In my last post, I put $30 towards Heroes of Newerth in August. That left me with $20, and $20 for September, October, November, and now December. It’s been a while since I’ve been able to play any games (aside from some stolen HoN time) and I was looking for a new game. I’m a sucker for zombie movies, and I had paid quite a bit of attention to Left 4 Dead, but had always held off because the game was distributed through Valve’s Steam, a DRM-encumbered platform.
Then, in October, Codeweavers announced they were going to support Left 4 Dead 2 in their next release. I hemmed, I hawed, and I folded, on the rationale that supporting Codeweavers was good enough to qualify this purchase for the Twenty Bucks program. (For those who don’t know, Codeweavers is pretty much the commercial side of Wine, employing most of the key programmers.) I bought CrossOver Games, installed Steam, and bought the combo pack of L4D and L4D2. Then I anxiously awaited the demo and the CrossOver Games release that would support L4D2. When it arrived, the demo ran almost perfectly in regular Wine, after some initial installation issues. I played a bit with my son and was living the good life.
Then came the final release on Nov 17th. The installation was broken again, and when you could get the game to run, it would crash within a few minutes. I spent hours working on the installation, even figuring out that I could keep the crash from being a hard lock by enabling sound emulation in CrossOver Games. Codeweavers released three rapid patches, updating CrossOver games to support changes Valve was making in the game. Many CrossOver users and Wine users were experiencing different crashes, with a variety of fixes that fixed some people and not others. And we weren’t alone – hundreds of Windows users were also reporting the same kinds of crashes and the same kinds of random fixes.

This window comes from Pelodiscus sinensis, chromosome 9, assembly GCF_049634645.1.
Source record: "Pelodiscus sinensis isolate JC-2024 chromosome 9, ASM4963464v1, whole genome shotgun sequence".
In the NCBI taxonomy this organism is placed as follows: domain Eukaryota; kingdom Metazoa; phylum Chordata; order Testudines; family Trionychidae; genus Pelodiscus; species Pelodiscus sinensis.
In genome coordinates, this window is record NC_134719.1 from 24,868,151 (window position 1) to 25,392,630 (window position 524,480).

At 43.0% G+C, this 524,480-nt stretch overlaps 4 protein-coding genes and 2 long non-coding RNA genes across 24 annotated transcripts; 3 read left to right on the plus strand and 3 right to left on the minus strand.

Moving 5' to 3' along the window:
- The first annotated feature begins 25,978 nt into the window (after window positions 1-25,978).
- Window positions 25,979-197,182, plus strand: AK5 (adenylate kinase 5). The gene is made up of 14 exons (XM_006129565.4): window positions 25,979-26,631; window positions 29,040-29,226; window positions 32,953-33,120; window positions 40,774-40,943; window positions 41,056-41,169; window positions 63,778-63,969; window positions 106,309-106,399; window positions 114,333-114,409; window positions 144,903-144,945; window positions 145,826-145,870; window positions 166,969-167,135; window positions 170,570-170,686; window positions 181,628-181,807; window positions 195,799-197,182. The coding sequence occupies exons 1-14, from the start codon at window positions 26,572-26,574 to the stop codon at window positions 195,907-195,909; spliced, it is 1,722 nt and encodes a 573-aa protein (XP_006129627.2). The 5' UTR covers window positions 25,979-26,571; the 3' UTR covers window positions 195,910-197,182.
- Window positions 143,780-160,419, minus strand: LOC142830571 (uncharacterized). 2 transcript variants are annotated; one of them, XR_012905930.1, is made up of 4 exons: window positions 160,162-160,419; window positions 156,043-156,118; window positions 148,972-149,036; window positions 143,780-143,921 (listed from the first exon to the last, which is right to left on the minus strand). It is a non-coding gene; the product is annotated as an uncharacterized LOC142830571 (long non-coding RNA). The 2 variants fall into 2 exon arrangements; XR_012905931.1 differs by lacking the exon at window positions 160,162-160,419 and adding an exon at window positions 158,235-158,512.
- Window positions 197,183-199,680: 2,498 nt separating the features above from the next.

I should have known, of course. I was growing suspicious when I noticed that after Steam verified and replaced files such as the client.dll file, the md5sums didn’t match the previous files or future versions. Clearly, these files were being altered somehow, and a crash would cause them to be messed up and then require a replacement from Steam. Then, in the CrossOver forums, Caron Jensen said this:
Some of the drm protection continues to check during gameplay. Usually CrossOver passes this check, but sometimes it does not. We can reproduce some of the crashes and issues at hand. The best thing you can do is file a support ticket.
Now, maybe it’s not the DRM, and Jensen is wrong – perhaps it is an anti-cheat mechanism or some other system. But I think it’s the DRM, because that explains much about how Valve is responding to this problem. I think this is why they are keeping almost entirely mum about the whole crashing issue, and mostly communicating in patch notes – they know if they explain why these crashes are happening there will be significant customer backlash. As long as they can pretend it’s a game problem, they can maintain the illusion that Steam DRM is transparent and prevent a PR fiasco. I’m also pretty sure at this point that they don’t know what the problem is, since there have been two patches to fix it and both simply caused more problems. Valve could probably fix this problem today, right now, by removing the DRM. But they won’t. Because to them, customers are thieves – even after they’ve paid.Full Article